There was a promise made to a commenter at OoL, Steve, that I’d do a post basically expanding on what haiku has now written at NO:
From my experience it is normally the compassionate individuals that are religious, i.e. have a belief in and reverence for God or a similar deity.
OTOH – and again from my [limited] personal experience – relatively few of those who declare themselves ‘Christians’ embrace compassion.
Unfortunately this has been especially true of the ‘born-again’ Christians whom I have met and worked with: they were anything but compassionate, believing firmly in the fact that their being ‘saved’ eliminated the need to show love towards their [lesser] brethren.
That is the core of the dilemma for me. There are really two quite different models. Firstly, that of my mother and aunty, hardly religious people but of that generation which basically went along with the Christian way of doing things. Both were nurses until my mother branched off into mothercraft nursing.
This is precisely the type of person referred to by Cherie when we were at cross purposes on women bishops. Cherie felt I didn’t recognize the quiet contribution of these sorts of Christians but I did recognize that, I’ve seen them, worked with them and “unassuming” is the word to describe them. That’s why you never get to see or hear of their work.
This is what used to be meant in literature by “a fine Christian man or woman”. It did not mean a bible-thumping zealot although that person obviously observed all the festivals and went to church on Sundays. It meant a person upon whom you could throw yourself for mercy, who knew what he was exhorted to do:
 For I was an hungred, and ye gave me meat: I was thirsty, and ye gave me drink: I was a stranger, and ye took me in:
 Naked, and ye clothed me: I was sick, and ye visited me: I was in prison, and ye came unto me.
 Then shall the righteous answer him, saying, Lord, when saw we thee an hungred, and fed thee? or thirsty, and gave thee drink?
 When saw we thee a stranger, and took thee in? or naked, and clothed thee?
 Or when saw we thee sick, or in prison, and came unto thee?
 And the King shall answer and say unto them, Verily I say unto you, Inasmuch as ye have done it unto one of the least of these my brethren, ye have done it unto me.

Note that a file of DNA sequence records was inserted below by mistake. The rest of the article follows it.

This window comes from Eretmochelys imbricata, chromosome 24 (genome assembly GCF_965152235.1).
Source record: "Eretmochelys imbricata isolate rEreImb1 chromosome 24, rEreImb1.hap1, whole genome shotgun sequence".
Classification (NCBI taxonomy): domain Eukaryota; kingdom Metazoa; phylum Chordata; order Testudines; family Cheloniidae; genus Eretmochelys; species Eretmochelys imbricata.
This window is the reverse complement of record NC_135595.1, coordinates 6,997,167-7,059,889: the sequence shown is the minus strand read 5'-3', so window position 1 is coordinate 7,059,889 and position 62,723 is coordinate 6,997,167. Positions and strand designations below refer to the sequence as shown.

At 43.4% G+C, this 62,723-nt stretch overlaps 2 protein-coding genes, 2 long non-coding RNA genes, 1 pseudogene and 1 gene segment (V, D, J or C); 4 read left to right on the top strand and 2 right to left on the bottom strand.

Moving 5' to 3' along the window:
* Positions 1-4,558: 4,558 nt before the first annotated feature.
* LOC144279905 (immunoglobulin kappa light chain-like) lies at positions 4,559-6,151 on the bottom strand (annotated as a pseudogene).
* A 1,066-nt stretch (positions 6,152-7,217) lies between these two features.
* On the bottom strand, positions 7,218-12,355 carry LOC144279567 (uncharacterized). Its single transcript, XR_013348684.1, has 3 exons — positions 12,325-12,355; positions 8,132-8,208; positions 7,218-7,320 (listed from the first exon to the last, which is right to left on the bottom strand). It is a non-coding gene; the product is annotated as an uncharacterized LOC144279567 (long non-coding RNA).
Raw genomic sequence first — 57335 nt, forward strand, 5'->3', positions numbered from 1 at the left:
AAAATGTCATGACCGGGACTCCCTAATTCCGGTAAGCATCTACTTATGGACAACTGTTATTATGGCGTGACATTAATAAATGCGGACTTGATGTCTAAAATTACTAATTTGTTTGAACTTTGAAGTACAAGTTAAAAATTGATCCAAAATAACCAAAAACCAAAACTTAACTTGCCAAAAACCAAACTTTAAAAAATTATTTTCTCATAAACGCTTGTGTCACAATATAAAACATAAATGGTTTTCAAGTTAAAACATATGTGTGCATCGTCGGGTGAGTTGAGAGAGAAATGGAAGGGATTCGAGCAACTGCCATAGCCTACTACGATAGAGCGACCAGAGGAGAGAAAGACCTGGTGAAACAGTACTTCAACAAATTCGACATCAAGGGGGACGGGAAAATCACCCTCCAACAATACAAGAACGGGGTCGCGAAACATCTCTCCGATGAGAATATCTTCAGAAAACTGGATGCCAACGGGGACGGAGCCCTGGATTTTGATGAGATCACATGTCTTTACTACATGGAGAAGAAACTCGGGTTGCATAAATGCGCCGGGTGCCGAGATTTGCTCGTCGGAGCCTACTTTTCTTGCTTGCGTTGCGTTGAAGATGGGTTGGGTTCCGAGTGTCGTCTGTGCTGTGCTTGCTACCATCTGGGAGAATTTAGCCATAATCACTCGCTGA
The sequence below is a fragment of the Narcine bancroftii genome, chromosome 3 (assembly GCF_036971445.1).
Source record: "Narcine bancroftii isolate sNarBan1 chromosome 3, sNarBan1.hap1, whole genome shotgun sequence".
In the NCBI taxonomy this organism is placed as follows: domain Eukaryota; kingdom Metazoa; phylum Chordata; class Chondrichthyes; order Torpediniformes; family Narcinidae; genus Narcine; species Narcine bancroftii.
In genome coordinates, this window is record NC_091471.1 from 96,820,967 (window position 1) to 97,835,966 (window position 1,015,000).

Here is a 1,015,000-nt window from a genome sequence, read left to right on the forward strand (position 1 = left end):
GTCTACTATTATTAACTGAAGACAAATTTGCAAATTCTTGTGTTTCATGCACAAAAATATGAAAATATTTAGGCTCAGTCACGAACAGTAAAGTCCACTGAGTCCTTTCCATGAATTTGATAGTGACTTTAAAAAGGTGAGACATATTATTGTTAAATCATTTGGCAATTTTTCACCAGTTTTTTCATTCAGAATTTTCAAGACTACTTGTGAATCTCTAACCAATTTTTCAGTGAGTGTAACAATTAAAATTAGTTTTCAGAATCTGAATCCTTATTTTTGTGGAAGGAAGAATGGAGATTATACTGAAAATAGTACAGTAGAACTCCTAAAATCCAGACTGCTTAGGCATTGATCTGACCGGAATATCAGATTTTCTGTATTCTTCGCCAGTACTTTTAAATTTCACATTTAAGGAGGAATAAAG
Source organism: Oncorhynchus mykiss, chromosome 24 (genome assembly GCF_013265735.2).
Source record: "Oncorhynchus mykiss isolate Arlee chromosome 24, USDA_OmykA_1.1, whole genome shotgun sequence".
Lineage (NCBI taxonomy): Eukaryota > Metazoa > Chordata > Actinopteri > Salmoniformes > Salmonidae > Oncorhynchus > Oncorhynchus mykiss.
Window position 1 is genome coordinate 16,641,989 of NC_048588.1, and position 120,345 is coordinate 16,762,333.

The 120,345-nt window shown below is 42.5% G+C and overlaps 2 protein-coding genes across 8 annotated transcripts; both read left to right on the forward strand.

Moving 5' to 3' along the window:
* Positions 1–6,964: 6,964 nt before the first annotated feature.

This is a powerful message through the New Testament and one at odds with:
1. Me. I’m not a particularly compassionate person and my natural behaviour is to tear strips off and take apart. I can be haughty and disdainful but what you would know if I really was a subscriber is that if you were in trouble, I’d help you. I’d have to help you. Not only that but I’d not let you down.
I’d have to share my meagre supper with you because there is this passage about “feeding angels unawares”. So what I’m saying is that there is a whole range of people of varying levels of compassion and niceness but so many across the range will actually act with compassion if it is the norm, if it is the done thing, if it is de rigeur.
After a while, through sheer habit, an uncompassionate person can develop real compassion, at least to a point and that is the efficacy of a Judaeo-Christian model being followed in the society – always I’m interested in the political ramifications of things and let the religious side remain something between you and your Maker.
Now imagine a dog-eat-dog society where there is zero compassion – the one we increasingly have today.
2. The Crusades, the Inquisitions, the burnings over minor points of doctrine and all of that. Throw in the Catholic paedos and I had a bad experience at twelve with an Anglican minister too.
What can one say? It’s true. They sold indulgences for money in the middle-ages, the established Church was corrupt to the core [see Chaucer and Luther], it was run by what I refer to as Them, attracted by the power aspects and not by the humility and compassion side.
These people might have worn virgin white tunics with red crosses on them or a big hat and walked around in a most religious “bless you, my son” manner but they were anything but Christian. This was precisely what happened in the gospels – this type was railed against by Jesus of Nazareth. He overturned tables in the temple and the whole message was that what was meant to be pure and good had been corrupted.
In the Crusades, in Jerusalem, they were ankle deep in blood. That’s Christian? Where was it ever stated that Christians take up arms in terms of steel and gunpowder? Rather it speaks of the breastplate of righteousness and so on.
Which brings us to the third lot, referred to by haiku at the top – the zealot and bigot. Or the worst type in the eyes of many OoL readers – the self-righteous and I agree 100% with the detractors.
3. The zealot or bigot. I was in the centre of town and a man was standing there spouting fire and brimstone, also telling everyone worshipping a different god – shopping – that Jesus loved them. I went up to him to talk for a moment and he was not normal, let me say that.